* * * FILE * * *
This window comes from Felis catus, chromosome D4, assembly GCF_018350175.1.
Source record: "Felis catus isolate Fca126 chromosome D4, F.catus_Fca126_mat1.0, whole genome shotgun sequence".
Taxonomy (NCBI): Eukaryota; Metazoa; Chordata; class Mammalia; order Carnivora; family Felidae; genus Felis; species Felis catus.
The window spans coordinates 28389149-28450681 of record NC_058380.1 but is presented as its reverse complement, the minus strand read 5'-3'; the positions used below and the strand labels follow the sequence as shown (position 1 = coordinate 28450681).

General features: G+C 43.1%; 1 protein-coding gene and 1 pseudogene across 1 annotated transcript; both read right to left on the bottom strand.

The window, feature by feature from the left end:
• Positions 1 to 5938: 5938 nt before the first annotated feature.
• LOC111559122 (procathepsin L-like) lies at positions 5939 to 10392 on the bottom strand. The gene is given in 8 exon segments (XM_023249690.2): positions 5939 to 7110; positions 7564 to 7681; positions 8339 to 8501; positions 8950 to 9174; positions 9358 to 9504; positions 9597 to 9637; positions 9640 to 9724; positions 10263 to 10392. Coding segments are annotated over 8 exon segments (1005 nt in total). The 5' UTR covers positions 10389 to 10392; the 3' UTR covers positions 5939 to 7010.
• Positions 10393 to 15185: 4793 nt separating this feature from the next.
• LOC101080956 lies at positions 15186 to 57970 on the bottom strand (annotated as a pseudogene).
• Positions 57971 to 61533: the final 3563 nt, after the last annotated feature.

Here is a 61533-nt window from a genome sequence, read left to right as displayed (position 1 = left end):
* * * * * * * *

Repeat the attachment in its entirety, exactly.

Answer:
This window comes from Felis catus, chromosome D4, assembly GCF_018350175.1.
Source record: "Felis catus isolate Fca126 chromosome D4, F.catus_Fca126_mat1.0, whole genome shotgun sequence".
Taxonomy (NCBI): Eukaryota; Metazoa; Chordata; class Mammalia; order Carnivora; family Felidae; genus Felis; species Felis catus.
The window spans coordinates 28389149-28450681 of record NC_058380.1 but is presented as its reverse complement, the minus strand read 5'-3'; the positions used below and the strand labels follow the sequence as shown (position 1 = coordinate 28450681).

General features: G+C 43.1%; 1 protein-coding gene and 1 pseudogene across 1 annotated transcript; both read right to left on the bottom strand.

The window, feature by feature from the left end:
• Positions 1 to 5938: 5938 nt before the first annotated feature.
• LOC111559122 (procathepsin L-like) lies at positions 5939 to 10392 on the bottom strand. The gene is given in 8 exon segments (XM_023249690.2): positions 5939 to 7110; positions 7564 to 7681; positions 8339 to 8501; positions 8950 to 9174; positions 9358 to 9504; positions 9597 to 9637; positions 9640 to 9724; positions 10263 to 10392. Coding segments are annotated over 8 exon segments (1005 nt in total). The 5' UTR covers positions 10389 to 10392; the 3' UTR covers positions 5939 to 7010.
• Positions 10393 to 15185: 4793 nt separating this feature from the next.
• LOC101080956 lies at positions 15186 to 57970 on the bottom strand (annotated as a pseudogene).
• Positions 57971 to 61533: the final 3563 nt, after the last annotated feature.

Here is a 61533-nt window from a genome sequence, read left to right as displayed (position 1 = left end):